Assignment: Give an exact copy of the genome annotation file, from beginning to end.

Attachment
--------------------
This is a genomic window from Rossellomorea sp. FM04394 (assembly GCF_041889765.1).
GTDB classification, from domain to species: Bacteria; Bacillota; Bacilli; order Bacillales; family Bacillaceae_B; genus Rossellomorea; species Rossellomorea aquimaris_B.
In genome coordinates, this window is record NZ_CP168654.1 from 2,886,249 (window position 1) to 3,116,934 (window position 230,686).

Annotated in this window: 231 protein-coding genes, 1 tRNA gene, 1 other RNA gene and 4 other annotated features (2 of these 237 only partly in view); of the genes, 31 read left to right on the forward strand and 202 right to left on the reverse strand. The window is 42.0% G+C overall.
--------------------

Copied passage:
This is a genomic window from Rossellomorea sp. FM04394 (assembly GCF_041889765.1).
GTDB classification, from domain to species: Bacteria; Bacillota; Bacilli; order Bacillales; family Bacillaceae_B; genus Rossellomorea; species Rossellomorea aquimaris_B.
In genome coordinates, this window is record NZ_CP168654.1 from 2,886,249 (window position 1) to 3,116,934 (window position 230,686).

Annotated in this window: 231 protein-coding genes, 1 tRNA gene, 1 other RNA gene and 4 other annotated features (2 of these 237 only partly in view); of the genes, 31 read left to right on the forward strand and 202 right to left on the reverse strand. The window is 42.0% G+C overall.